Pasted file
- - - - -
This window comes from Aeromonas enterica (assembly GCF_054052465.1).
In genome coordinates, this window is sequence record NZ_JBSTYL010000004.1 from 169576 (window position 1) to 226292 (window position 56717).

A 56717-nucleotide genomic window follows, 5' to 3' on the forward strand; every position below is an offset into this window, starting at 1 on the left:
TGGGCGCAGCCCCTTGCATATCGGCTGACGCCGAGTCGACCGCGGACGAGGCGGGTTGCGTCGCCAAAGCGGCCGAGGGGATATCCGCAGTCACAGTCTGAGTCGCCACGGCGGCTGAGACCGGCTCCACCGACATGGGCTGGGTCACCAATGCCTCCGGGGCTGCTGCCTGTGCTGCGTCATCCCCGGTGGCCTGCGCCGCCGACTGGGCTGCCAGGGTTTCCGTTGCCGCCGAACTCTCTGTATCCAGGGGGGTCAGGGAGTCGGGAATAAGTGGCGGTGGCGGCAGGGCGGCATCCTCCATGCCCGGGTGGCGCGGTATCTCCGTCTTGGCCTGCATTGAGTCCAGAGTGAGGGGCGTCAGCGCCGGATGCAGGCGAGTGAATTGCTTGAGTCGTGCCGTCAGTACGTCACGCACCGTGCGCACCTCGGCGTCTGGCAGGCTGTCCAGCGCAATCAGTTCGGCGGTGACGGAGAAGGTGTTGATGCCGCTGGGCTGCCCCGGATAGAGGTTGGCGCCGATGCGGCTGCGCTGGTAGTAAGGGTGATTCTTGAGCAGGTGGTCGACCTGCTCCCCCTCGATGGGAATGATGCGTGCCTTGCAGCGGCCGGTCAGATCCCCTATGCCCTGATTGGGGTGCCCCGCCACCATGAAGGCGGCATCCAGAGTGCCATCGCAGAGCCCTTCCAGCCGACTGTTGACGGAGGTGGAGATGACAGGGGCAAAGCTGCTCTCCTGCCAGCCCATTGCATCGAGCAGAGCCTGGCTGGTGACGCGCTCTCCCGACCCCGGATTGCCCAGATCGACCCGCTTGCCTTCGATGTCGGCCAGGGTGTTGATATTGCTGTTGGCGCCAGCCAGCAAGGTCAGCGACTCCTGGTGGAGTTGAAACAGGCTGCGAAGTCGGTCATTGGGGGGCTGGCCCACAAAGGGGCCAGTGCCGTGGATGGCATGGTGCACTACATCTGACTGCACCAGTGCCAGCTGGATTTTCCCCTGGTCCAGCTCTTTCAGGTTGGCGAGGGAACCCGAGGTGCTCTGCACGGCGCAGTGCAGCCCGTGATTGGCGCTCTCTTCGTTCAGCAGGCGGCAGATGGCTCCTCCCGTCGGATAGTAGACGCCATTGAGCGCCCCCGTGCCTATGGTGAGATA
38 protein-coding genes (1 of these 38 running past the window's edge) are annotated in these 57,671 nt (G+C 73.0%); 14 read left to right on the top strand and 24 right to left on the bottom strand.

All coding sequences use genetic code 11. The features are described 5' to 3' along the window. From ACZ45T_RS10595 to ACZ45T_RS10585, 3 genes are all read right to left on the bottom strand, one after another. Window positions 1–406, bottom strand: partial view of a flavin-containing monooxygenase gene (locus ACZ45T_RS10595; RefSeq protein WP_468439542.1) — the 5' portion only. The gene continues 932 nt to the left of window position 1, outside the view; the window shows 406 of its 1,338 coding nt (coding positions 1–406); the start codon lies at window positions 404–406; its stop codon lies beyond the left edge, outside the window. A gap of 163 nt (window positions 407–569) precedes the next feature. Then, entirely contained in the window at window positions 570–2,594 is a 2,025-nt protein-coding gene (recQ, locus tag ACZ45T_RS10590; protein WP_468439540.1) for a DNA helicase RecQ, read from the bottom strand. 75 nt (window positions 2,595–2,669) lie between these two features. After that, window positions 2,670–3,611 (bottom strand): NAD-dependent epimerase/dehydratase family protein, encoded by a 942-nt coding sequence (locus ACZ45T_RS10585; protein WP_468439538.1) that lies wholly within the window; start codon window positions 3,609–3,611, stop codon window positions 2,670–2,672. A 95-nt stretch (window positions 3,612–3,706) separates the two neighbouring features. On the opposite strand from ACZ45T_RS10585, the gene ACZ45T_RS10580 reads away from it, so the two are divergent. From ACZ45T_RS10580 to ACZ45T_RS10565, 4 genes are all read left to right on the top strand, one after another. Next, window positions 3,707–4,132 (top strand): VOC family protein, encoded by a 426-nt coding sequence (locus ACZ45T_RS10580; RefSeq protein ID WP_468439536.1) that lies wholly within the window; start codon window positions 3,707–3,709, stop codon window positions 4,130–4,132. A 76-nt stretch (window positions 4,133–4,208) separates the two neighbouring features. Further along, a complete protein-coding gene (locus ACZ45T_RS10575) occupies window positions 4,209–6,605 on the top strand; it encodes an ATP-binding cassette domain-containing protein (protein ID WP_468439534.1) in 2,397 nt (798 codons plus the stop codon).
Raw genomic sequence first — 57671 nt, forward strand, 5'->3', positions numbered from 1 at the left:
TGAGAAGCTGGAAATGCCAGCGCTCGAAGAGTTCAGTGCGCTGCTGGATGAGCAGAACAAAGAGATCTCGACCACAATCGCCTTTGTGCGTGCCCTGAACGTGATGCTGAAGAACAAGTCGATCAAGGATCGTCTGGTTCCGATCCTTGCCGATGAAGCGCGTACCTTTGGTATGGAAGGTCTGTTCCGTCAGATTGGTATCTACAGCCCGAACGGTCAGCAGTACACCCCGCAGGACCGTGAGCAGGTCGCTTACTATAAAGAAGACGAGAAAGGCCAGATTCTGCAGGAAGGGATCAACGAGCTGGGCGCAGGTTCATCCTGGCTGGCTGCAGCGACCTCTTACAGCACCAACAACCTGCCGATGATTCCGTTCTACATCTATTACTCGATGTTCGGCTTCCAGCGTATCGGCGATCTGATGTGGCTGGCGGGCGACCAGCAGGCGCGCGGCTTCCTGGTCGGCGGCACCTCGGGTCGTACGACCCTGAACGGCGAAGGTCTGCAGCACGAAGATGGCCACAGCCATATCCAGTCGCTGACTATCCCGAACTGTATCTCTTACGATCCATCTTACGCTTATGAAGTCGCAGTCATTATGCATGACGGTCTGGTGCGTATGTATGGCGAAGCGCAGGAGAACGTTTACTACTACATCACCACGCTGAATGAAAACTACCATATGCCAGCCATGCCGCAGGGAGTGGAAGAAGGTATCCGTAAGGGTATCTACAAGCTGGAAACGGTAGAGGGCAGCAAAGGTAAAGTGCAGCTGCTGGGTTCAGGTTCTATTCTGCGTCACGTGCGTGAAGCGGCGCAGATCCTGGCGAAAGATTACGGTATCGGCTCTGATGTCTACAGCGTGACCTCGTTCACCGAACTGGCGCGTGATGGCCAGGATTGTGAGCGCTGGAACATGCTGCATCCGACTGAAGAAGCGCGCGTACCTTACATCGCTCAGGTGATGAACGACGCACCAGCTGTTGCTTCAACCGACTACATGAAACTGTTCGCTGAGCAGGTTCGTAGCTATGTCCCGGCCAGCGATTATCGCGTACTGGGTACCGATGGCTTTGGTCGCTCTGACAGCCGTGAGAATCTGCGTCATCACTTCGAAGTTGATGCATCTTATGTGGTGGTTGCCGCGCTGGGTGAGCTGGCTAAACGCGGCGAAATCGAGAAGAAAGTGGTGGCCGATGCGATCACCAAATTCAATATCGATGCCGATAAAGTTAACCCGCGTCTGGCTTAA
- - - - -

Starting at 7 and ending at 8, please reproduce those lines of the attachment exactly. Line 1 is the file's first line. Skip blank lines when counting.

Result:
Raw genomic sequence first — 57671 nt, forward strand, 5'->3', positions numbered from 1 at the left:
TGAGAAGCTGGAAATGCCAGCGCTCGAAGAGTTCAGTGCGCTGCTGGATGAGCAGAACAAAGAGATCTCGACCACAATCGCCTTTGTGCGTGCCCTGAACGTGATGCTGAAGAACAAGTCGATCAAGGATCGTCTGGTTCCGATCCTTGCCGATGAAGCGCGTACCTTTGGTATGGAAGGTCTGTTCCGTCAGATTGGTATCTACAGCCCGAACGGTCAGCAGTACACCCCGCAGGACCGTGAGCAGGTCGCTTACTATAAAGAAGACGAGAAAGGCCAGATTCTGCAGGAAGGGATCAACGAGCTGGGCGCAGGTTCATCCTGGCTGGCTGCAGCGACCTCTTACAGCACCAACAACCTGCCGATGATTCCGTTCTACATCTATTACTCGATGTTCGGCTTCCAGCGTATCGGCGATCTGATGTGGCTGGCGGGCGACCAGCAGGCGCGCGGCTTCCTGGTCGGCGGCACCTCGGGTCGTACGACCCTGAACGGCGAAGGTCTGCAGCACGAAGATGGCCACAGCCATATCCAGTCGCTGACTATCCCGAACTGTATCTCTTACGATCCATCTTACGCTTATGAAGTCGCAGTCATTATGCATGACGGTCTGGTGCGTATGTATGGCGAAGCGCAGGAGAACGTTTACTACTACATCACCACGCTGAATGAAAACTACCATATGCCAGCCATGCCGCAGGGAGTGGAAGAAGGTATCCGTAAGGGTATCTACAAGCTGGAAACGGTAGAGGGCAGCAAAGGTAAAGTGCAGCTGCTGGGTTCAGGTTCTATTCTGCGTCACGTGCGTGAAGCGGCGCAGATCCTGGCGAAAGATTACGGTATCGGCTCTGATGTCTACAGCGTGACCTCGTTCACCGAACTGGCGCGTGATGGCCAGGATTGTGAGCGCTGGAACATGCTGCATCCGACTGAAGAAGCGCGCGTACCTTACATCGCTCAGGTGATGAACGACGCACCAGCTGTTGCTTCAACCGACTACATGAAACTGTTCGCTGAGCAGGTTCGTAGCTATGTCCCGGCCAGCGATTATCGCGTACTGGGTACCGATGGCTTTGGTCGCTCTGACAGCCGTGAGAATCTGCGTCATCACTTCGAAGTTGATGCATCTTATGTGGTGGTTGCCGCGCTGGGTGAGCTGGCTAAACGCGGCGAAATCGAGAAGAAAGTGGTGGCCGATGCGATCACCAAATTCAATATCGATGCCGATAAAGTTAACCCGCGTCTGGCTTAA